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The “vaccination divide” in the US


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4 hours ago, SKL said:

Another potential issue brought up by some of my healthcare worker friends is that too much strong-arming on medical folks could create or exacerbate shortages.

The other day, someone posted a photo of nurses protesting with signs:  "We spent ___ months taking care of Covid patients with no protection, and now they are threatening to fire us?"

And today, another friend predicted that there will be a shortage due to a healthcare staff requirement to test multiple times per week if you aren't vaccinated.

Personally I'm not against a requirement to test, vax, or use some specified (based on science) level of barrier if you work with patients.  But as has been said before, there are more than a few workers in that field who will protest a vax-or-test rule, possibly by not showing up for work.

Too much noncompliance in the general public with mask and social distancing mandates and/or requests and vaccine requests has already caused lots of healthcare workers to burn out and quit or retire early. Also, many healthcare workers don’t want to work in close proximity to others who are not vaccinated.

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3 hours ago, Plum said:

My newspaper had an article this weekend where they interviewed the CMO's of local hospitals and the Hospital Association. They went into detail as to why hospitals are full and it's not just covid. They said there is a huge amount of postponed care that people were finally getting taken care of and catching up filled beds more than usual. Then there's a staffing shortage. Nurses and HCW are retiring and finding other work and we already had a shortage prepandemic. You also have staff that are out sick or recovering. As we learned before, you can add all the beds you want, but if you don't have the equipment or the staff it doesn't do much good. Then they said there's the usual summer spike in heat stroke, violence and car accidents.  Yes, hospitals are full, but there are more reasons than covid. 

They didn't give any pediatric data other than mentioning they are seeing more younger cohort (20+) vs older (65+).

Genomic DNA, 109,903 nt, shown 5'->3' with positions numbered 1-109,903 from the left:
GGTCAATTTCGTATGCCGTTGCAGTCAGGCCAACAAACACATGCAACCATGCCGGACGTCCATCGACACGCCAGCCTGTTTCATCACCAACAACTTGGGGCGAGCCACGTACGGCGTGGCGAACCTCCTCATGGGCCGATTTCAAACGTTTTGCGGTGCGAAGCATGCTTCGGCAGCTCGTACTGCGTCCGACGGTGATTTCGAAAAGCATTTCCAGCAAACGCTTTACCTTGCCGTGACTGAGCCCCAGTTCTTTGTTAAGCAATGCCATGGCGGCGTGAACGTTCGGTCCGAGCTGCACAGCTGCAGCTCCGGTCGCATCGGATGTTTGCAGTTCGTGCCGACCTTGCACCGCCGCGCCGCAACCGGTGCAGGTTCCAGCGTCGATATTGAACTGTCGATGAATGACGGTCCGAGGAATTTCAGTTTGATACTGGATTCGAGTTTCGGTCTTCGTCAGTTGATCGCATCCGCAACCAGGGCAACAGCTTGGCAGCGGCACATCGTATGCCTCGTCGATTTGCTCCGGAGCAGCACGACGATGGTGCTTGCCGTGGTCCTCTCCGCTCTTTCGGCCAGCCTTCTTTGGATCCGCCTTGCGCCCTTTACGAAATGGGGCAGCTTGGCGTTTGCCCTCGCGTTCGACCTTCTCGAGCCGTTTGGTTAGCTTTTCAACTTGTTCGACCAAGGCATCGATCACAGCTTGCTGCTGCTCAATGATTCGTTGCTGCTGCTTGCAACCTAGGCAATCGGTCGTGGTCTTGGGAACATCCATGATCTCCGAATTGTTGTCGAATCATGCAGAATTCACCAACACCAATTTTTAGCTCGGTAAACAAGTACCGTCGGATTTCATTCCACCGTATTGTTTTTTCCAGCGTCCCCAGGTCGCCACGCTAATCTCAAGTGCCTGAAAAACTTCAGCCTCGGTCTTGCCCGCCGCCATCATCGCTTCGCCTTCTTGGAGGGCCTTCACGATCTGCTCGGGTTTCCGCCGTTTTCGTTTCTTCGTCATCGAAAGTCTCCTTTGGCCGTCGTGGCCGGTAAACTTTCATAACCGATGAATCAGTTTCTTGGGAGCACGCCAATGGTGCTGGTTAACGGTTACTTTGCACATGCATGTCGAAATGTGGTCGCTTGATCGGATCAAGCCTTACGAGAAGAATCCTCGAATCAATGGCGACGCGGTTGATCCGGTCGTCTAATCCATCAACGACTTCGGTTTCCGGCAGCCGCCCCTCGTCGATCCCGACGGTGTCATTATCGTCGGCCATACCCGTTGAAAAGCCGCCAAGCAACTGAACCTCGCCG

https://digital.olivesoftware.com/Olive/ODN/ReviewJournal/shared/ShowArticle.aspx?doc=LVRJ/2021/08/01&entity=Ar00102&sk=E23AE175&mode=text

It’s similar here in that hospitals and emergency rooms are full not just due to covid. The last few weekend every emergency room in the state has been on divert status. But, covid hospitalizations are at their highest level since last winter and the delta surge is just getting started. The vast majority of hospitalized patients are not vaccinated and they are reporting more younger, sicker patients than in previous surges. There was no specific info provided on children.

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2 hours ago, whitestavern said:

I wish they would just give numbers. Has anyone seen actual figures? How many kids are in the hospital because of Covid? How many under and over 12? How many vaxxed vs nonvaxxed? Same with adults. I know a super high percentage of unvaxxed are in the hospital, but what are the actual numbers? This kind of information would be really helpful. 

At least here, you can find out those numbers on the state dashboard, although I don’t know about specific to children as I haven’t looked. There are also daily emails you can get from the state that give info by county, including whether or not someone who died had underlying conditions. And whenever there are surges, such as now, most local newspapers start reporting statistics. Perhaps now that children seem to be more affected by the delta variant they will start special reporting on children?

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1 hour ago, Ordinary Shoes said:

Yes, I was asking. I'd read the claim that it was due to things opening up but wondered if there was more to it. I've read about co-infections where children have both RSV and COVID. 

It’s important to be aware of this because both illnesses involve the respiratory system and can potentially use the same resources, such as oxygen, equipment, medications, just to name a few. This is specialized equipment that is not available in every room and they are a limited number of equipment/doses/supplies available at any time. They potential is there for them to run out of what they need to take care of all of their patients at the same time. Then the availability of medical professionals with the needed skill set to care for the patients has to be addressed. Pediatrics is a specialty of its own and then within that there is a sub specialty of critical care. Hospitals staff will quickly become exhausted in peds like the adult units have been for over a year now. If it’s anything like last year, we will see an increase in peds providers getting covid and also an increase in overtime, increased stress, burnout, exhaustion With the added knowledge that much of this could have been prevented - I can’t imagine what some of them are thinking. Oh - and very shortly now they will be sending their own children to school and politicians are out of their lane making public health decisions about schools that they don’t have the training or knowledge to make. 

It’s a mess, to put it mildly. But, a year and a half into this with a vaccine now available, we shouldn’t be having to do this - we know better and should be doing better. Collectively, we know what to do, but not everyone is doing what needs to be done. 

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6 hours ago, TechWife said:

I’ve  watched He West Wing all the way through three times since Feb. 2020. I had never watched it before, either. It’s a show full of hope in unexpected ways.